Ontario boreal fire regimes in the context of lightning-caused ignition point spatial patterns
Ashiq, Muhammad Waseem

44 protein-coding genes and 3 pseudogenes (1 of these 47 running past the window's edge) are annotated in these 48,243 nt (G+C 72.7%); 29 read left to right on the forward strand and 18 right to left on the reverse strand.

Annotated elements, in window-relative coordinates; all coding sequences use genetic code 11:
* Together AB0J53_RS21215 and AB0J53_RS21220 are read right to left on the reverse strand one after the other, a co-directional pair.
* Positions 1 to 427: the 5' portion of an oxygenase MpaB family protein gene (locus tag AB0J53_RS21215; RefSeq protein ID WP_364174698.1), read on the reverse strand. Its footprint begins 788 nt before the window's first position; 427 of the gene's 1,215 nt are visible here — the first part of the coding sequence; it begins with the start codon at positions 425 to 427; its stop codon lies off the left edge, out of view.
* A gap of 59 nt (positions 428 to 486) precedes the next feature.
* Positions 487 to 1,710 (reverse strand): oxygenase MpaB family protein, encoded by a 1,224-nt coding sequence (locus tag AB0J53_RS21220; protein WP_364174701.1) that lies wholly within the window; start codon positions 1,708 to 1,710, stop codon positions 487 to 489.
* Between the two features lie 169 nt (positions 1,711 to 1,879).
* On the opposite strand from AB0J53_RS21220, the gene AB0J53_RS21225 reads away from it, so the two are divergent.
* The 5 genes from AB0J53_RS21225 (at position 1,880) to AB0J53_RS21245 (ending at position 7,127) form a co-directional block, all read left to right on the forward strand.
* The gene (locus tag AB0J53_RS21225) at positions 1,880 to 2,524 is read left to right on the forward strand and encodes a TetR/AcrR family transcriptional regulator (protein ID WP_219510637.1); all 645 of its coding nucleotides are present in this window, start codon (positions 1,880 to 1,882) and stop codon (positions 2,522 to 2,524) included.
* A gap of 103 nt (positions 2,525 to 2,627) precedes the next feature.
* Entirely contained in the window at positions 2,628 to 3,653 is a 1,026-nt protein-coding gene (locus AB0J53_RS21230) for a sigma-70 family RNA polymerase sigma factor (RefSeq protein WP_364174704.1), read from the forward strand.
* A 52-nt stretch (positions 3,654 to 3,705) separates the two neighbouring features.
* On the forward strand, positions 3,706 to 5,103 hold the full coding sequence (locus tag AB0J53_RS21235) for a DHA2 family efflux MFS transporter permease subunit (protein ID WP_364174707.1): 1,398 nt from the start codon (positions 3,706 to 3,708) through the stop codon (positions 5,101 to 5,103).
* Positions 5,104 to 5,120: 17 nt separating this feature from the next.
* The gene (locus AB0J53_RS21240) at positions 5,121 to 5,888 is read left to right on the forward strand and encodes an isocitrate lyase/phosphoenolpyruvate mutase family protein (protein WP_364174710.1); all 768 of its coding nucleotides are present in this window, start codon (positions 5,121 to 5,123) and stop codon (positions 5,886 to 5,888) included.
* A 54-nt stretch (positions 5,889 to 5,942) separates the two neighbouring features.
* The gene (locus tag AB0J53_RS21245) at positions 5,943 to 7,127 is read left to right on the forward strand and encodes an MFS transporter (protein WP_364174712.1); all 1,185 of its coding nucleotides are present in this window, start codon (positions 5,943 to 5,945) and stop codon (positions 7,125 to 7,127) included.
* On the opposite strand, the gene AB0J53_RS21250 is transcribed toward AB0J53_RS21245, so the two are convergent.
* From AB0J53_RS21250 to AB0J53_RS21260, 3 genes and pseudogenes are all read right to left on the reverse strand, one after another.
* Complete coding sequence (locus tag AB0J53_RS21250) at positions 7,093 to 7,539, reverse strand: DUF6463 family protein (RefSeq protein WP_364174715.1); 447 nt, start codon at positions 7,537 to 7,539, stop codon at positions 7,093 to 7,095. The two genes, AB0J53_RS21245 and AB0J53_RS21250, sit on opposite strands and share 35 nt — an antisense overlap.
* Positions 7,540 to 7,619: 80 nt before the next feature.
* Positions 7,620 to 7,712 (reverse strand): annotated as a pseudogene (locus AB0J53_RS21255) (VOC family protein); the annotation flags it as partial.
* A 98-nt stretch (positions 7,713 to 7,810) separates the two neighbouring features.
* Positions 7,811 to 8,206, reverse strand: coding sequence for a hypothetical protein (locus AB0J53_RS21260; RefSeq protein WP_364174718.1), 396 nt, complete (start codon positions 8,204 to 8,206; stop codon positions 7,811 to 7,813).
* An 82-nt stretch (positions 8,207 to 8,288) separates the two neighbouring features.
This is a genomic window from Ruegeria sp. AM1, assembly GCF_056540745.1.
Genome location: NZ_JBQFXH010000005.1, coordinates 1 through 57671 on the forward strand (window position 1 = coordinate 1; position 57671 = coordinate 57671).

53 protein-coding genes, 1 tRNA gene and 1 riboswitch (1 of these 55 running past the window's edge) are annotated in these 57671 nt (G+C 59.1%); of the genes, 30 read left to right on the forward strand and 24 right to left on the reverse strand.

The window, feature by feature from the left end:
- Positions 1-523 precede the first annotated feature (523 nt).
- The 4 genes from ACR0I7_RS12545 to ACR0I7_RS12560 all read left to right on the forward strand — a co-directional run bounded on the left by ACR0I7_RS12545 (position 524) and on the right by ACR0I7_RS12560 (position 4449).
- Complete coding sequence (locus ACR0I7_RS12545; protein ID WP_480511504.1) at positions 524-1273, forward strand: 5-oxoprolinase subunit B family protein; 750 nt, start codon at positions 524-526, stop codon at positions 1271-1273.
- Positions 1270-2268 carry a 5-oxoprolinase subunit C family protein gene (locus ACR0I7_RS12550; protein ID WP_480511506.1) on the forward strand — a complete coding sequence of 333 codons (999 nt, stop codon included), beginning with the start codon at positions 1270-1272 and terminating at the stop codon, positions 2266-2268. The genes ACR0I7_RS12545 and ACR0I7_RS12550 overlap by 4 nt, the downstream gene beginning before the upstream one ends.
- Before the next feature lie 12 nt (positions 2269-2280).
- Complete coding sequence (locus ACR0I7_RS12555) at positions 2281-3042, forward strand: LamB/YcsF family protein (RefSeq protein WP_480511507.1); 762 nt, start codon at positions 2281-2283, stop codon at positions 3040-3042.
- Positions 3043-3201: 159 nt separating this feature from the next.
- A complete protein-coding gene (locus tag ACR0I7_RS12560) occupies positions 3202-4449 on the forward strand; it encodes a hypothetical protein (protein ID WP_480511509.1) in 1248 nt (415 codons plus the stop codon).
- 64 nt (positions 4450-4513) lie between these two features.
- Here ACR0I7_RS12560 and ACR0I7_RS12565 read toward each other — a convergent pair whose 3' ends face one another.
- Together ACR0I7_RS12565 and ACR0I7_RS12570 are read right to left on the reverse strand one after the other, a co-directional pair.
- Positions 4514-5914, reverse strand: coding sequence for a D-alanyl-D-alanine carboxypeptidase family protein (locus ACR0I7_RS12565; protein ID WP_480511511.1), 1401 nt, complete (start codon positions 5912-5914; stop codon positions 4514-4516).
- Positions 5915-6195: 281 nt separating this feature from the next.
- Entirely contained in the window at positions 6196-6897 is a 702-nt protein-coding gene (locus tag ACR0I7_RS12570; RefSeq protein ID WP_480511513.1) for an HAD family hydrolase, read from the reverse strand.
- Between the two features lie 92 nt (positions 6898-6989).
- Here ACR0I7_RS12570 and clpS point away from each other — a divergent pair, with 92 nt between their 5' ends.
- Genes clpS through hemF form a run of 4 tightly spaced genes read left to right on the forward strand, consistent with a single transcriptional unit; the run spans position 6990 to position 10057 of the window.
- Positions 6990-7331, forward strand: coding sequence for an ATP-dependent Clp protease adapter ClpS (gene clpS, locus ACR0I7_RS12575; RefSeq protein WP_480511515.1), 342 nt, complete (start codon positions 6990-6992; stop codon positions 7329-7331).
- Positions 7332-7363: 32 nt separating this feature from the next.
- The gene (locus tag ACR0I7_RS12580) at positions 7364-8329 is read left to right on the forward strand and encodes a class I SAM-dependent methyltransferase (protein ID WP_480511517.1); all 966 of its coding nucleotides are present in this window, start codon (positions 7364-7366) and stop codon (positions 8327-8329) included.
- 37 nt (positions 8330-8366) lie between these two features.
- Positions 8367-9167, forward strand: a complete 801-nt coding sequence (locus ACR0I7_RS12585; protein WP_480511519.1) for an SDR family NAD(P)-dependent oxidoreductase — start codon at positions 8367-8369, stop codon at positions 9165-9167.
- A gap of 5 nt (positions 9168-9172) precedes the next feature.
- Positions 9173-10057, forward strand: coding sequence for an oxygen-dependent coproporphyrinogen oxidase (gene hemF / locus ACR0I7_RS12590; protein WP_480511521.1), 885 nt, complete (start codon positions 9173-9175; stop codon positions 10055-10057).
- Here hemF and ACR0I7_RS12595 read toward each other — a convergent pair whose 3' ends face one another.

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Lightning-caused forest fires are one of the major natural disturbances in Ontario managed boreal forests. Survival of these forests with fires for centuries shows that such disturbances are integral to the boreal ecosystem and its ecological functioning. Characterizing the fire regimes defined by fire ignition frequency, fire sizes and their spatial distribution patterns etc. thus can help to improve our understanding of the boreal forest dynamics and provide guidance for management practices attempting to maintain biodiversity and achieve sustainability. In this thesis the lightning-caused fire ignitions data for four ecoregions in Ontario managed boreal forests (3E, 3W, 3S and 4S) for 1960–2009 were analyzed using pattern analysis and density estimation to determine the spatial nature of fire ignitions. These fire ignition spatial patterns were further used (as weighted ignition scenario) to simulate forest fire regimes in the study area. Fire regimes were also simulated using spatially unweighted ignitions (unweighted ignition scenario). Non-spatial (total number of fires, total burn area, number of fires by size classes, annual burn fraction) and spatial (spatial burn probability) indicators of the simulated fire regimes under both ignition scenarios were compared to test the null hypothesis that modeled forest fire regime is not affected by the spatial patterns of input fire ignitions. All data analysis were performed for individual ecoregions. Spatial pattern of ignitions were analyzed using the nearest neighbour index and Ripley’s K-function. Ignition densities were estimated using the adaptive kernel density estimation method and the fire regimes were simulated using BFOLDS (Boreal Forests Landscape Dynamics Simulator). Results showed that lightning-caused fire ignitions are clustered in all ecoregions. Fire ignition density also varied spatially within ecoregions. Overall fire ignition density was highest in the northwestern ecoregion (4S) and lowest in the eastern ecoregion (3E), which corresponds to the combined gradient of effective humidity and temperature in Ontario. For each ecoregion, comparison of non-spatial simulated fire regime indicators showed statistically non-significant differences between unweighted and weighted ignitions. The spatial burn probability however captured clear spatial differences between unweighted and weighted ignitions. Spatial differences in spatial burn probability between both ignition scenarios were more prominent in ecoregions of high fire occurrence. Results of the weighted ignition scenario closely followed the spatial patterns of the estimated fire ignition density in the study area. Based on these results this thesis rejects the null hypothesis and emphasizes that ignition patterns must be considered in simulating fire regime in Ontario boreal forests.